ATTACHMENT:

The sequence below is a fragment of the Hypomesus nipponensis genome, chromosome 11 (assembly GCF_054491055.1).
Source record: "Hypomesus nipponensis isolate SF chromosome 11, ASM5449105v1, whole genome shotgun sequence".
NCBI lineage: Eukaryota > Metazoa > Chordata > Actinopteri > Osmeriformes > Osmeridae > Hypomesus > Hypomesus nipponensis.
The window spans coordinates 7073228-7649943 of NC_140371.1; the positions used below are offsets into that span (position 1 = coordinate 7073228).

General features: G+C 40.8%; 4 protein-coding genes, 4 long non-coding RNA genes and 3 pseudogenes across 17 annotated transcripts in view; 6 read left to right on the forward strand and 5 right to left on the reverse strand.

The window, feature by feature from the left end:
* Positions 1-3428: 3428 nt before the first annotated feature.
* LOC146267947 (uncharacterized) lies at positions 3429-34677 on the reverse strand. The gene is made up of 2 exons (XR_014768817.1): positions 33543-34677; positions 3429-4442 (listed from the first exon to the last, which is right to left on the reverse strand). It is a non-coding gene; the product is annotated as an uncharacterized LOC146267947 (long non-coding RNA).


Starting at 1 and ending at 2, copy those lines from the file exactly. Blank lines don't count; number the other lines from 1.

The sequence below is a fragment of the Hypomesus nipponensis genome, chromosome 11 (assembly GCF_054491055.1).
Source record: "Hypomesus nipponensis isolate SF chromosome 11, ASM5449105v1, whole genome shotgun sequence".